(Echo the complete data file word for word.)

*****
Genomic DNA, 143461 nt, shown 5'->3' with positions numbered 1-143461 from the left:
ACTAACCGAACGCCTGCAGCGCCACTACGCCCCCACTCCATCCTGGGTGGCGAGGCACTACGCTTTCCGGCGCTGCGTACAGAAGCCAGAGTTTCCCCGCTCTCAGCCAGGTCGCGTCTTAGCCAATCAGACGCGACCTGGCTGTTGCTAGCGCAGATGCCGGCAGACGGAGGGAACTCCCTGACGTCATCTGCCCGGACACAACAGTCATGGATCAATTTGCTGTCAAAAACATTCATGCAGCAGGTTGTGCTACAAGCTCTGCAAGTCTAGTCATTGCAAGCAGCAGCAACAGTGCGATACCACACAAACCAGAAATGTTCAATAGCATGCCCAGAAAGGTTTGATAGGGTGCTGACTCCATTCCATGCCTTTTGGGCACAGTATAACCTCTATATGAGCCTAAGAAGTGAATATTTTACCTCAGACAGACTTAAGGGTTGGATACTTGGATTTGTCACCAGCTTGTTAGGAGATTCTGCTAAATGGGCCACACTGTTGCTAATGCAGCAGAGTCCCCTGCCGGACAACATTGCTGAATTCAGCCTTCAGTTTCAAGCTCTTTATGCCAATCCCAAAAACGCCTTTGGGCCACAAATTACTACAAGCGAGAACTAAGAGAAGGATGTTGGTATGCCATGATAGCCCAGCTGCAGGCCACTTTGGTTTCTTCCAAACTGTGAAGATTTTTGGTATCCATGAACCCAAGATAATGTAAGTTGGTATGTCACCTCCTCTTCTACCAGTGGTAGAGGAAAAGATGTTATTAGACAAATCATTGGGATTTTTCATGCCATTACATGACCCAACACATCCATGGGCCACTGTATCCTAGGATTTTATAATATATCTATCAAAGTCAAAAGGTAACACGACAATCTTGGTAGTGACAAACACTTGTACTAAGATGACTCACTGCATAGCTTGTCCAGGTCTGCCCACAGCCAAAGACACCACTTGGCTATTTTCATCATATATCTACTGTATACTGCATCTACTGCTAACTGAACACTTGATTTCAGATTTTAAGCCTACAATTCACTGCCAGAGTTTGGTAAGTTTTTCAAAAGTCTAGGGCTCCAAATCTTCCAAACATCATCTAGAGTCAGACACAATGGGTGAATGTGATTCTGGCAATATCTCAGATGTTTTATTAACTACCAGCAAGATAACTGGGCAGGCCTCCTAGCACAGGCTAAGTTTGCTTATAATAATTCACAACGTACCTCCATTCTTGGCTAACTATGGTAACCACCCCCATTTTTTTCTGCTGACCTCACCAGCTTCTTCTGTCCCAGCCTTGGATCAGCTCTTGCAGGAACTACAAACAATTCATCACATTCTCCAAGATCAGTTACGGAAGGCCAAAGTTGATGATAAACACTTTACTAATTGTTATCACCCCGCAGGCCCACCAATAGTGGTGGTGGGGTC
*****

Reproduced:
Genomic DNA, 143461 nt, shown 5'->3' with positions numbered 1-143461 from the left:
ACTAACCGAACGCCTGCAGCGCCACTACGCCCCCACTCCATCCTGGGTGGCGAGGCACTACGCTTTCCGGCGCTGCGTACAGAAGCCAGAGTTTCCCCGCTCTCAGCCAGGTCGCGTCTTAGCCAATCAGACGCGACCTGGCTGTTGCTAGCGCAGATGCCGGCAGACGGAGGGAACTCCCTGACGTCATCTGCCCGGACACAACAGTCATGGATCAATTTGCTGTCAAAAACATTCATGCAGCAGGTTGTGCTACAAGCTCTGCAAGTCTAGTCATTGCAAGCAGCAGCAACAGTGCGATACCACACAAACCAGAAATGTTCAATAGCATGCCCAGAAAGGTTTGATAGGGTGCTGACTCCATTCCATGCCTTTTGGGCACAGTATAACCTCTATATGAGCCTAAGAAGTGAATATTTTACCTCAGACAGACTTAAGGGTTGGATACTTGGATTTGTCACCAGCTTGTTAGGAGATTCTGCTAAATGGGCCACACTGTTGCTAATGCAGCAGAGTCCCCTGCCGGACAACATTGCTGAATTCAGCCTTCAGTTTCAAGCTCTTTATGCCAATCCCAAAAACGCCTTTGGGCCACAAATTACTACAAGCGAGAACTAAGAGAAGGATGTTGGTATGCCATGATAGCCCAGCTGCAGGCCACTTTGGTTTCTTCCAAACTGTGAAGATTTTTGGTATCCATGAACCCAAGATAATGTAAGTTGGTATGTCACCTCCTCTTCTACCAGTGGTAGAGGAAAAGATGTTATTAGACAAATCATTGGGATTTTTCATGCCATTACATGACCCAACACATCCATGGGCCACTGTATCCTAGGATTTTATAATATATCTATCAAAGTCAAAAGGTAACACGACAATCTTGGTAGTGACAAACACTTGTACTAAGATGACTCACTGCATAGCTTGTCCAGGTCTGCCCACAGCCAAAGACACCACTTGGCTATTTTCATCATATATCTACTGTATACTGCATCTACTGCTAACTGAACACTTGATTTCAGATTTTAAGCCTACAATTCACTGCCAGAGTTTGGTAAGTTTTTCAAAAGTCTAGGGCTCCAAATCTTCCAAACATCATCTAGAGTCAGACACAATGGGTGAATGTGATTCTGGCAATATCTCAGATGTTTTATTAACTACCAGCAAGATAACTGGGCAGGCCTCCTAGCACAGGCTAAGTTTGCTTATAATAATTCACAACGTACCTCCATTCTTGGCTAACTATGGTAACCACCCCCATTTTTTTCTGCTGACCTCACCAGCTTCTTCTGTCCCAGCCTTGGATCAGCTCTTGCAGGAACTACAAACAATTCATCACATTCTCCAAGATCAGTTACGGAAGGCCAAAGTTGATGATAAACACTTTACTAATTGTTATCACCCCGCAGGCCCACCAATAGTGGTGGTGGGGTC